“At the time of the sterilization, we vaccinate the dog only once and then they are released. That’s all the vaccination a stray dog gets in his lifetime and that’s not enough,” she said.
A lack of resources in the country means it is difficult to push government bodies to increase the inoculation of street dogs against the virus, Devi added.
But when it comes to dog bites, Devi said, education plays the biggest role: “The government hasn’t done anything to increase awareness or educate the masses. We need to educate people, we need to be more vocal and visual about the (anti-bite) programs,” she said.
“People need to know what to do when a dog bites you, how to you prevent it … I don’t think I have ever seen anything on this anywhere.”
The Society for the Prevention of Cruelty to Animals (SPCA) recommends avoiding unfamiliar dogs and wild animals, not running when approached by an unknown dog and always supervising children and dogs, among other things, to avoid bites.
According to the government, more than 6.8 million Indians were bitten by stray dogs in 2020 – and increase from 3.9 million in 2012. And experts say those numbers are likely not the full picture.
CNN has reached out to the Department of Animal Husbandry and Dairying but has not received a response.
“The problem is lack of awareness towards how to live around dogs,” Devi said, adding there needs to be an “intense anti-rabies drive and sterilization program everywhere in India.”
How to move forward?
But many Indian cities and states have been successful in bringing down their feral dog population and eradicating rabies.
In the financial capital Mumbai, as many as 95% of the city’s stray dogs have been sterilized owing to “consistent” implementation of re-vaccination and welfare programs, said Abodh Aras, CEO of the non-profit Welfare of Stray Dogs.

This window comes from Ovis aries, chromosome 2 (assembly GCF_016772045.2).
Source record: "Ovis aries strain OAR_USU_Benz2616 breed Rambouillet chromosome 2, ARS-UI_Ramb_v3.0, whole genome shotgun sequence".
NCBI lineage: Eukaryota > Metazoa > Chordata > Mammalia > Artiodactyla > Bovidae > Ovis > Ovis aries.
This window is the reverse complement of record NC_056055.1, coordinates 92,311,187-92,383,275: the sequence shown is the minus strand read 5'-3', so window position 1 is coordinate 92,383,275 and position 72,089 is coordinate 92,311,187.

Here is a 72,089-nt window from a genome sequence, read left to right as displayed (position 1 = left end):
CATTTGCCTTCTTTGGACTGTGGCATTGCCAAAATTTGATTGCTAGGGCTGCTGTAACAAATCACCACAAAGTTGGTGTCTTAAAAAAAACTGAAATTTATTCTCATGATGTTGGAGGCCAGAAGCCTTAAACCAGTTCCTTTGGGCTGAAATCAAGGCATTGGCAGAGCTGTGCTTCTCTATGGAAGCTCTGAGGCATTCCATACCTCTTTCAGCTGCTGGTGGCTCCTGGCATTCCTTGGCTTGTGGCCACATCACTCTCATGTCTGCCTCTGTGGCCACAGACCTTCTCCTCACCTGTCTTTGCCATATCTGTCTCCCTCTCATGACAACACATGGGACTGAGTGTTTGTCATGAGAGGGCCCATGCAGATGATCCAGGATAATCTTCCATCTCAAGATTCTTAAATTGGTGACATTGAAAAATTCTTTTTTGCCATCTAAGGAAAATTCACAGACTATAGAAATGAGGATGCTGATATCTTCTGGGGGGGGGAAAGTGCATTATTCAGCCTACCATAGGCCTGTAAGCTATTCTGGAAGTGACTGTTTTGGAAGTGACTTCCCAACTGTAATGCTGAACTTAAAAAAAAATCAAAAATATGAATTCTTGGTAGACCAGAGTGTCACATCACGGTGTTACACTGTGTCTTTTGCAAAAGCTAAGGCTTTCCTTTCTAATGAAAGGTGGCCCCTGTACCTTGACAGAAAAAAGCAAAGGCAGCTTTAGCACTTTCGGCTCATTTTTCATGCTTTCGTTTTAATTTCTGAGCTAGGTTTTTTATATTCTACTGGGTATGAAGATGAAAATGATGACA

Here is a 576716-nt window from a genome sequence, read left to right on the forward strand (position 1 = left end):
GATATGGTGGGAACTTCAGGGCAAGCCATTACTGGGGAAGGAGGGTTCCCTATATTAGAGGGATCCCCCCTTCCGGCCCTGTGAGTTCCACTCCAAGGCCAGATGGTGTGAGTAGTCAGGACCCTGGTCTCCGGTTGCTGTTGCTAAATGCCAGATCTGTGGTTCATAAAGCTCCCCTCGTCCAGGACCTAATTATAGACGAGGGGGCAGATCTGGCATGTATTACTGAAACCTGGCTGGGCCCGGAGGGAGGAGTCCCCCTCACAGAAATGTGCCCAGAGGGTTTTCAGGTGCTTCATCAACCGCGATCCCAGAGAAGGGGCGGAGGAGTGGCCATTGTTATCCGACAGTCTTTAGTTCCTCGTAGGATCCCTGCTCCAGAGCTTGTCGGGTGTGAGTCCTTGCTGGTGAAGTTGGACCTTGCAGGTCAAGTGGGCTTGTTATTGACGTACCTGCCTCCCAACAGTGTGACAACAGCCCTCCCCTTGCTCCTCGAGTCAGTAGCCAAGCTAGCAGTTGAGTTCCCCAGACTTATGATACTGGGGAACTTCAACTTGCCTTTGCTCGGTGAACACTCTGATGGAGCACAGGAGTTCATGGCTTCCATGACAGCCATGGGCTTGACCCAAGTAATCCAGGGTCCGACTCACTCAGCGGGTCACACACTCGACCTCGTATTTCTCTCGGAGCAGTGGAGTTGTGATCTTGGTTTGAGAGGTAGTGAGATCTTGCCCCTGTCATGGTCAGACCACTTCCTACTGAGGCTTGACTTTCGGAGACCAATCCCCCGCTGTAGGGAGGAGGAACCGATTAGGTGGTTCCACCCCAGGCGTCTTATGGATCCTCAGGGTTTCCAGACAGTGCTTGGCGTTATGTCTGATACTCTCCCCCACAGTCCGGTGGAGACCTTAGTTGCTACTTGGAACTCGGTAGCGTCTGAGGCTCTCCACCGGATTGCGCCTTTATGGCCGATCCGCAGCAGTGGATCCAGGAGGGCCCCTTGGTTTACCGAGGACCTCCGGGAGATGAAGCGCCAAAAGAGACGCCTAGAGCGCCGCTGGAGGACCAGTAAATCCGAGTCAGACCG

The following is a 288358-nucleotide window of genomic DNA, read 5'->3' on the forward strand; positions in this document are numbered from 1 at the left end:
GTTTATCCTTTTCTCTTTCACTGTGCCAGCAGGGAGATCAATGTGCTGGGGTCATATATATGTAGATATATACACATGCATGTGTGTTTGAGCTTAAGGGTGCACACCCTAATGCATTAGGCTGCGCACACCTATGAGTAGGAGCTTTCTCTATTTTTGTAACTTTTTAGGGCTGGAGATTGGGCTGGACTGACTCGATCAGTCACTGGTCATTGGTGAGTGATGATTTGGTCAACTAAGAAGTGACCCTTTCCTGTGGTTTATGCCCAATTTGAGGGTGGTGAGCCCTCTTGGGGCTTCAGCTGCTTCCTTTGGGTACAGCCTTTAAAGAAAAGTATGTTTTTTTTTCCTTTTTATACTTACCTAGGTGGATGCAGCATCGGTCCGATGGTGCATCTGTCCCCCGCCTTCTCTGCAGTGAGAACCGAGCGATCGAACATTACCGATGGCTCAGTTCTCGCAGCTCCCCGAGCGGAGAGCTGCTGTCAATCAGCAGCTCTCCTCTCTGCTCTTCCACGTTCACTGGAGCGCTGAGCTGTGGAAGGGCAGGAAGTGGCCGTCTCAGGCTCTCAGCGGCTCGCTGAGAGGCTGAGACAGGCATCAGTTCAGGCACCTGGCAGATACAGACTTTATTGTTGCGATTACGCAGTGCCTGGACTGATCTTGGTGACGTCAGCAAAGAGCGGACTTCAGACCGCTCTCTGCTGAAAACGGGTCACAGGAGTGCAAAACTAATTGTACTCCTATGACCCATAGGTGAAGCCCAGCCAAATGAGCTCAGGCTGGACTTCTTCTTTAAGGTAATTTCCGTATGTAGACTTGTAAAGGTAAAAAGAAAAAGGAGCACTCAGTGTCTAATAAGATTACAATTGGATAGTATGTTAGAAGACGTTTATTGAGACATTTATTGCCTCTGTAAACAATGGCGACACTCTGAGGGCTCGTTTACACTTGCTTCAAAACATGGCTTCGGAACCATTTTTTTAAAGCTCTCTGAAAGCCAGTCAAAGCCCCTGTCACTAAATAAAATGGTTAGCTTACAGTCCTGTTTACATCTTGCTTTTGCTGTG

A robust public health system for post-bite treatment and regular school programs about dog bite and rabies prevention has also contributed, Aras said.
“There are other places that have success stories. There is Goa that has eliminated rabies, (the state of) Sikkim that has got its state of operations around, and eliminated rabies,” he added. “It needs a combination of government support, will and infrastructure, and animal welfare NGOs working in that area for this model to be successful.”
But not every city has the resources to implement this model.
Take for example Noida, a satellite city of more than half a million on the outskirts of Delhi that is a comparatively wealthy place and home to many middle-class families.
Devi, from the Animal India Trust, said Noida remains “very disorganized,” and her organization is the only non-profit covering the entire city – a colossal and tedious task for a small team, she said.
Gopalan, from All Creatures Great and Small, points to even more difficult operations in rural India, where electricity is lacking and maintaining cold storage for vaccines is an issue.
Following the 4-year-old’s death in Hyderabad, officials promised swift action to prevent future tragedies.
“We have been sterilizing dogs and anti-rabies injections are being given to them,” Greater Hyderabad Municipal Corporation Mayor Vijayalaxmi Gadwal, told local news agency, ANI.
“So far in Hyderabad we have identified more than 500,000 dogs and sent more than 400,000 dogs for sterilization. We are following every guideline which is being given to us by the Supreme Court. We’re also going to adopt these dogs so that the number of stray dogs will be reduced.”
That campaign may have an impact locally. But it many fear it is likely only a matter of time before another pack of dogs somewhere in India takes a child’s life.